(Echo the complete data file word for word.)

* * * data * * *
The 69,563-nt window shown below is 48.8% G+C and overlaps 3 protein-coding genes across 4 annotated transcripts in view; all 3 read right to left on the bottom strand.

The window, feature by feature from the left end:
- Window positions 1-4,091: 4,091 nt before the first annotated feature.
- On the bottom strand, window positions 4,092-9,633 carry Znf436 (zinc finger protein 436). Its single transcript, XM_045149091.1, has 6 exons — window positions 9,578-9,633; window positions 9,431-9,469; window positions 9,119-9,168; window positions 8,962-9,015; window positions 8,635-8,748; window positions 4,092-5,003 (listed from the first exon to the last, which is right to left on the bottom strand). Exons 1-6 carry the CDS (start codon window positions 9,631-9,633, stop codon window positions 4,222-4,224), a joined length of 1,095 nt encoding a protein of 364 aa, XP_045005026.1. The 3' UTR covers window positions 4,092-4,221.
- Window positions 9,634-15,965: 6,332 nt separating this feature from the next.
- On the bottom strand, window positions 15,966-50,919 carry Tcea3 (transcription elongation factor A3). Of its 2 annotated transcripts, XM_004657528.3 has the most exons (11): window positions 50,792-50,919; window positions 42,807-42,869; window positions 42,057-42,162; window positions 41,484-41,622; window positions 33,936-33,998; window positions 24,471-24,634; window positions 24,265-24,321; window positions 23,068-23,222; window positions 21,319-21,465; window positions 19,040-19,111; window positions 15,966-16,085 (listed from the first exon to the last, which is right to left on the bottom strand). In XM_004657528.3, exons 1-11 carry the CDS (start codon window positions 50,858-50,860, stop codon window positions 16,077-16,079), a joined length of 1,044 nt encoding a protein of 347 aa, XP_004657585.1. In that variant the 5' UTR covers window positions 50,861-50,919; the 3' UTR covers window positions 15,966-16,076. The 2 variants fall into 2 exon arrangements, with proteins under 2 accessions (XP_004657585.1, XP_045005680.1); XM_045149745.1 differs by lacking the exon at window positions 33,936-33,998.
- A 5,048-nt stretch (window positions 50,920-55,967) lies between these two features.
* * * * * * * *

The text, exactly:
The 69,563-nt window shown below is 48.8% G+C and overlaps 3 protein-coding genes across 4 annotated transcripts in view; all 3 read right to left on the bottom strand.

The window, feature by feature from the left end:
- Window positions 1-4,091: 4,091 nt before the first annotated feature.
- On the bottom strand, window positions 4,092-9,633 carry Znf436 (zinc finger protein 436). Its single transcript, XM_045149091.1, has 6 exons — window positions 9,578-9,633; window positions 9,431-9,469; window positions 9,119-9,168; window positions 8,962-9,015; window positions 8,635-8,748; window positions 4,092-5,003 (listed from the first exon to the last, which is right to left on the bottom strand). Exons 1-6 carry the CDS (start codon window positions 9,631-9,633, stop codon window positions 4,222-4,224), a joined length of 1,095 nt encoding a protein of 364 aa, XP_045005026.1. The 3' UTR covers window positions 4,092-4,221.
- Window positions 9,634-15,965: 6,332 nt separating this feature from the next.
- On the bottom strand, window positions 15,966-50,919 carry Tcea3 (transcription elongation factor A3). Of its 2 annotated transcripts, XM_004657528.3 has the most exons (11): window positions 50,792-50,919; window positions 42,807-42,869; window positions 42,057-42,162; window positions 41,484-41,622; window positions 33,936-33,998; window positions 24,471-24,634; window positions 24,265-24,321; window positions 23,068-23,222; window positions 21,319-21,465; window positions 19,040-19,111; window positions 15,966-16,085 (listed from the first exon to the last, which is right to left on the bottom strand). In XM_004657528.3, exons 1-11 carry the CDS (start codon window positions 50,858-50,860, stop codon window positions 16,077-16,079), a joined length of 1,044 nt encoding a protein of 347 aa, XP_004657585.1. In that variant the 5' UTR covers window positions 50,861-50,919; the 3' UTR covers window positions 15,966-16,076. The 2 variants fall into 2 exon arrangements, with proteins under 2 accessions (XP_004657585.1, XP_045005680.1); XM_045149745.1 differs by lacking the exon at window positions 33,936-33,998.
- A 5,048-nt stretch (window positions 50,920-55,967) lies between these two features.